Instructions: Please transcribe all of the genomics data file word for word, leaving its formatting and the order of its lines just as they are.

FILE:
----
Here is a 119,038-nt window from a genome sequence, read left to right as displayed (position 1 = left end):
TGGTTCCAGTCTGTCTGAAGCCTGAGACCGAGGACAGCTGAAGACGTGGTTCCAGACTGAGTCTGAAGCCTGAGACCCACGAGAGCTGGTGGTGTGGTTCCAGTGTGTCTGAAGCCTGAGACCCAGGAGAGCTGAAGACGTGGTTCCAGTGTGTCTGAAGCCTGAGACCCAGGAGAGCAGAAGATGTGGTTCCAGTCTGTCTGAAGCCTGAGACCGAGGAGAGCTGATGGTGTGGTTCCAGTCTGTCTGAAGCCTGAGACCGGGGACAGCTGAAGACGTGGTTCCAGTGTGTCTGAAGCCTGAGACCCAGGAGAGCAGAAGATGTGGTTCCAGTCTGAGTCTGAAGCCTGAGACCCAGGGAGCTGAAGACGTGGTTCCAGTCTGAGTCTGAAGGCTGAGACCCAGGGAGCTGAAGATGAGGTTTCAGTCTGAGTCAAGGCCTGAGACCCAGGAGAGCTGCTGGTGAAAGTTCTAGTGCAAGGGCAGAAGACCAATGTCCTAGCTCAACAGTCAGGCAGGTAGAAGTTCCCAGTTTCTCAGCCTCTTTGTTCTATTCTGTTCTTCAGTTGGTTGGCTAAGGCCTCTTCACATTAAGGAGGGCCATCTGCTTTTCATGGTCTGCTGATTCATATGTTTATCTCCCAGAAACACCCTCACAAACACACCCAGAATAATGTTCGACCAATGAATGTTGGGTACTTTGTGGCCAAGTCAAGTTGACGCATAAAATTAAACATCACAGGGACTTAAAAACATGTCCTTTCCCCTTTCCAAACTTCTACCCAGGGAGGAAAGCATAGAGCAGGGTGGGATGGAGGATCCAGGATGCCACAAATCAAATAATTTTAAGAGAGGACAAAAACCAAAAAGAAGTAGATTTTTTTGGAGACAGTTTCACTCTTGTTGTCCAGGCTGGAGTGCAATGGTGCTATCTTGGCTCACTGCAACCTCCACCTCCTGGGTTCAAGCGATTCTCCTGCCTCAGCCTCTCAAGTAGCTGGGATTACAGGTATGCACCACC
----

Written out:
Here is a 119,038-nt window from a genome sequence, read left to right as displayed (position 1 = left end):
TGGTTCCAGTCTGTCTGAAGCCTGAGACCGAGGACAGCTGAAGACGTGGTTCCAGACTGAGTCTGAAGCCTGAGACCCACGAGAGCTGGTGGTGTGGTTCCAGTGTGTCTGAAGCCTGAGACCCAGGAGAGCTGAAGACGTGGTTCCAGTGTGTCTGAAGCCTGAGACCCAGGAGAGCAGAAGATGTGGTTCCAGTCTGTCTGAAGCCTGAGACCGAGGAGAGCTGATGGTGTGGTTCCAGTCTGTCTGAAGCCTGAGACCGGGGACAGCTGAAGACGTGGTTCCAGTGTGTCTGAAGCCTGAGACCCAGGAGAGCAGAAGATGTGGTTCCAGTCTGAGTCTGAAGCCTGAGACCCAGGGAGCTGAAGACGTGGTTCCAGTCTGAGTCTGAAGGCTGAGACCCAGGGAGCTGAAGATGAGGTTTCAGTCTGAGTCAAGGCCTGAGACCCAGGAGAGCTGCTGGTGAAAGTTCTAGTGCAAGGGCAGAAGACCAATGTCCTAGCTCAACAGTCAGGCAGGTAGAAGTTCCCAGTTTCTCAGCCTCTTTGTTCTATTCTGTTCTTCAGTTGGTTGGCTAAGGCCTCTTCACATTAAGGAGGGCCATCTGCTTTTCATGGTCTGCTGATTCATATGTTTATCTCCCAGAAACACCCTCACAAACACACCCAGAATAATGTTCGACCAATGAATGTTGGGTACTTTGTGGCCAAGTCAAGTTGACGCATAAAATTAAACATCACAGGGACTTAAAAACATGTCCTTTCCCCTTTCCAAACTTCTACCCAGGGAGGAAAGCATAGAGCAGGGTGGGATGGAGGATCCAGGATGCCACAAATCAAATAATTTTAAGAGAGGACAAAAACCAAAAAGAAGTAGATTTTTTTGGAGACAGTTTCACTCTTGTTGTCCAGGCTGGAGTGCAATGGTGCTATCTTGGCTCACTGCAACCTCCACCTCCTGGGTTCAAGCGATTCTCCTGCCTCAGCCTCTCAAGTAGCTGGGATTACAGGTATGCACCACC